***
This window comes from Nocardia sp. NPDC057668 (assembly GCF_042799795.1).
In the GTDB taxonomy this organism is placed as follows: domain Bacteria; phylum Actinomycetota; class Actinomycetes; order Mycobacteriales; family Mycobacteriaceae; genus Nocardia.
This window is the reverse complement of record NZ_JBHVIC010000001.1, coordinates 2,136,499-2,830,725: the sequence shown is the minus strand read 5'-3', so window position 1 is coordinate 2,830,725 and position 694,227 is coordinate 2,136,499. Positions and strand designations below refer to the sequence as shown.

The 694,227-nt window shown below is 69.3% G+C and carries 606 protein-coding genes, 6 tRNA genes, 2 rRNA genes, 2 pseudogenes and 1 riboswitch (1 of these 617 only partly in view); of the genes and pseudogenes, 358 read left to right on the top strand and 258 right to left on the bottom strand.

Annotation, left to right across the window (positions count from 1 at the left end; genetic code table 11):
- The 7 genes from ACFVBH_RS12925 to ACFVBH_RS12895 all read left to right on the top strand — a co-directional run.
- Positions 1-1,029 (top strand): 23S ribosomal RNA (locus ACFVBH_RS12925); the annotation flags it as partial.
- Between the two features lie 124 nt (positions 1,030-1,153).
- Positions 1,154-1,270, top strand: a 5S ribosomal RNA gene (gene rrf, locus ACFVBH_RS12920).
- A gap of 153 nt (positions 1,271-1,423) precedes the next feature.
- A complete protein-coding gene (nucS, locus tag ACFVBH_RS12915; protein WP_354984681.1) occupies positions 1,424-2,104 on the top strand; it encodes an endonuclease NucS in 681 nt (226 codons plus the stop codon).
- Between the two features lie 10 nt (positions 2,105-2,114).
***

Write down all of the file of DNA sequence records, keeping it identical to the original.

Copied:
This window comes from Nocardia sp. NPDC057668 (assembly GCF_042799795.1).
In the GTDB taxonomy this organism is placed as follows: domain Bacteria; phylum Actinomycetota; class Actinomycetes; order Mycobacteriales; family Mycobacteriaceae; genus Nocardia.
This window is the reverse complement of record NZ_JBHVIC010000001.1, coordinates 2,136,499-2,830,725: the sequence shown is the minus strand read 5'-3', so window position 1 is coordinate 2,830,725 and position 694,227 is coordinate 2,136,499. Positions and strand designations below refer to the sequence as shown.

The 694,227-nt window shown below is 69.3% G+C and carries 606 protein-coding genes, 6 tRNA genes, 2 rRNA genes, 2 pseudogenes and 1 riboswitch (1 of these 617 only partly in view); of the genes and pseudogenes, 358 read left to right on the top strand and 258 right to left on the bottom strand.

Annotation, left to right across the window (positions count from 1 at the left end; genetic code table 11):
- The 7 genes from ACFVBH_RS12925 to ACFVBH_RS12895 all read left to right on the top strand — a co-directional run.
- Positions 1-1,029 (top strand): 23S ribosomal RNA (locus ACFVBH_RS12925); the annotation flags it as partial.
- Between the two features lie 124 nt (positions 1,030-1,153).
- Positions 1,154-1,270, top strand: a 5S ribosomal RNA gene (gene rrf, locus ACFVBH_RS12920).
- A gap of 153 nt (positions 1,271-1,423) precedes the next feature.
- A complete protein-coding gene (nucS, locus tag ACFVBH_RS12915; protein WP_354984681.1) occupies positions 1,424-2,104 on the top strand; it encodes an endonuclease NucS in 681 nt (226 codons plus the stop codon).
- Between the two features lie 10 nt (positions 2,105-2,114).